Watching the sudden, mass exodus of Northeast Indians from some of the most hospitable cities in the South is a bit like viewing the many formations of a kaleidoscope. Whoever holds it sees a different pattern and there is, seemingly, little that connects any of them; almost nothing that makes sense.
Are northeasterners in the mainland so insecure as to leave for home at the first rumour of possible violence? Is taking a long, much-advertised train ride through several States the best way of staying safe? Is “home” at this juncture safer than Bangalore, Poona or Hyderabad, no offence intended? Or, because of their distinctive physical features, do we fail to understand the vulnerability of northeasterners?
If the exodus is a testimony to the power of social media (which amplified the rumours), how come it didn’t have the power to dissuade them to stay? Does anybody seriously believe the government’s convenient explanation that the photos, videos and SMSes all emanated from Paksitan, like our fundamentalists are angels? And a country which has still not convinced Pakistan that it was behind 26/11 is going to prove that their websites did all this damage?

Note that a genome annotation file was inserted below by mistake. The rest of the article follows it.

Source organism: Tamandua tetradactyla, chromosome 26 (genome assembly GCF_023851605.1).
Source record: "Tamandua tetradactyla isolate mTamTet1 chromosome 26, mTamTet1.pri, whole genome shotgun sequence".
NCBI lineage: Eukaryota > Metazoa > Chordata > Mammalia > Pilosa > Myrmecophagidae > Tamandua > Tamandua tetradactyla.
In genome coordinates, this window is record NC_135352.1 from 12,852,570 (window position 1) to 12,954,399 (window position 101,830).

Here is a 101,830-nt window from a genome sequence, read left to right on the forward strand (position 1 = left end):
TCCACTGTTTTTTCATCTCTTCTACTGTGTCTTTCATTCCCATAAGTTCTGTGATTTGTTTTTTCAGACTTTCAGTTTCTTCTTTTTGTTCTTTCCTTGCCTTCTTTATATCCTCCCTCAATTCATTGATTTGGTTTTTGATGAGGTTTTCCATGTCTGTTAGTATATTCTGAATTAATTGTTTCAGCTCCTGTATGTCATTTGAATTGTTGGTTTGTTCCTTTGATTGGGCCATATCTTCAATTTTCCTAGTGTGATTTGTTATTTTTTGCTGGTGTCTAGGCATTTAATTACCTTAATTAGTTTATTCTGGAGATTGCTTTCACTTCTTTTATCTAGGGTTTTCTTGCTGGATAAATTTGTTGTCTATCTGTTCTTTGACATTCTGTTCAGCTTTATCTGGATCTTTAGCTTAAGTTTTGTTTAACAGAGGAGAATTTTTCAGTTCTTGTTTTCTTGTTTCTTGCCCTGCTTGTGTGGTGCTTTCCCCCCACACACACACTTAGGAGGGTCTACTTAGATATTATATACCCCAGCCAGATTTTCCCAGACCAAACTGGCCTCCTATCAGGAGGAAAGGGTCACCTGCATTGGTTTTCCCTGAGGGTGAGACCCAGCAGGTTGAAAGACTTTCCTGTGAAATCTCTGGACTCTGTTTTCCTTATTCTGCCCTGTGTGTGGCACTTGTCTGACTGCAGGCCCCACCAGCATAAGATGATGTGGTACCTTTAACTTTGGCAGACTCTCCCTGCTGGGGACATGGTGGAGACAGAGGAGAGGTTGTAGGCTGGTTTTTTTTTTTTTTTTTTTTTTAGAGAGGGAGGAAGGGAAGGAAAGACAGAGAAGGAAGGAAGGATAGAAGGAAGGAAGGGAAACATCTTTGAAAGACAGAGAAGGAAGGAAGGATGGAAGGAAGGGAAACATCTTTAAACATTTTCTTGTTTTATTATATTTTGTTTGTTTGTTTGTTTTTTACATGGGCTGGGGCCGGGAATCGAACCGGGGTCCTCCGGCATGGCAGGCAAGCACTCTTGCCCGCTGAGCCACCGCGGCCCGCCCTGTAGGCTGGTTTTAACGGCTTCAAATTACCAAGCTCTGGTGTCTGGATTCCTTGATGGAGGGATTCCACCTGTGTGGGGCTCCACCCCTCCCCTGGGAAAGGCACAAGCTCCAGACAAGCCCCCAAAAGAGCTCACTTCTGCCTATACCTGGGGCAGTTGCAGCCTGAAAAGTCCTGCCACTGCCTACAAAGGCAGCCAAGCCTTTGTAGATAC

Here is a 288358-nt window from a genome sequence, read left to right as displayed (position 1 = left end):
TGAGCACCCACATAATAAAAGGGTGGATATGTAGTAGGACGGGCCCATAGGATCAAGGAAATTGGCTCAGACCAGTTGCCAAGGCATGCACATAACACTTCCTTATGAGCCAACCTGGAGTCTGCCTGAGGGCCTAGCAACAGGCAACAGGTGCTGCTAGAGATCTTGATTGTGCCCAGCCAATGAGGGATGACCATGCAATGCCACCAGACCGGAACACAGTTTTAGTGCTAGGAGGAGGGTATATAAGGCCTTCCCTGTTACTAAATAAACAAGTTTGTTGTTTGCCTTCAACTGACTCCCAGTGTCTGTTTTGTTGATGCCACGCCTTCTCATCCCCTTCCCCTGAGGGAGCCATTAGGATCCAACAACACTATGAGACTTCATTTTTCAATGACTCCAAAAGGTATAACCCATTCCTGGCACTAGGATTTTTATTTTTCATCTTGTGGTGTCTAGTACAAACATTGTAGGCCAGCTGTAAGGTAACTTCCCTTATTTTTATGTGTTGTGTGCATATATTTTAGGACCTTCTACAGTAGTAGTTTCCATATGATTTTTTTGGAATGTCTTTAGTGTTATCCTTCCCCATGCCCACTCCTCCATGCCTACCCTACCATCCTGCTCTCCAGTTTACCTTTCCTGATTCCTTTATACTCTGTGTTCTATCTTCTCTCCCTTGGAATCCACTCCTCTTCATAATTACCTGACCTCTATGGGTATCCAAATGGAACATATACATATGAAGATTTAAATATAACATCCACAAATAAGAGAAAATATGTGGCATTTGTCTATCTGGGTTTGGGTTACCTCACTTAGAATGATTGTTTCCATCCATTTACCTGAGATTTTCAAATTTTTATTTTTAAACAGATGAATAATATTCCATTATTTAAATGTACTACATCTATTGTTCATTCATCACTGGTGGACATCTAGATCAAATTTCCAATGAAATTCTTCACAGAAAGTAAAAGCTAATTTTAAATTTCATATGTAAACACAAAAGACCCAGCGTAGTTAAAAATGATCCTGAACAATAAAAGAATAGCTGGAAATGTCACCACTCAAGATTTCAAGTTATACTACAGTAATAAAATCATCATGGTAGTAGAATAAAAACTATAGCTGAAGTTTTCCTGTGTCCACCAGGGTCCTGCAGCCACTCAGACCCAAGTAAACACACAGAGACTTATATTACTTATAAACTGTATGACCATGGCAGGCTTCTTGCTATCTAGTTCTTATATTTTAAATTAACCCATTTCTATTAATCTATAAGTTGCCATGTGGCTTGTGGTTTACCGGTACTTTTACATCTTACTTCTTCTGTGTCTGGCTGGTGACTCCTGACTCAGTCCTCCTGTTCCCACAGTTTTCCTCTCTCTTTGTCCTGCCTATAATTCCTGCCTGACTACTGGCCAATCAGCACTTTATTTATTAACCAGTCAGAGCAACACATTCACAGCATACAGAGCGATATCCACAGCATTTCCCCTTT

But, above all, the key question that the exodus raises is of “assimilation”, patronising as it may sound.
For long years, the “Seven Sisters” of the northeast have been treated by mainland India like step-sisters; starved, ignored, humiliated. It is only in the post-1991 era that their young men and women, with their proficiency of the English language, have ventured out to find jobs in BPOs, stores, malls, restaurants, etc.
Is the northeast’s Indian dream over? Or has it only just paused?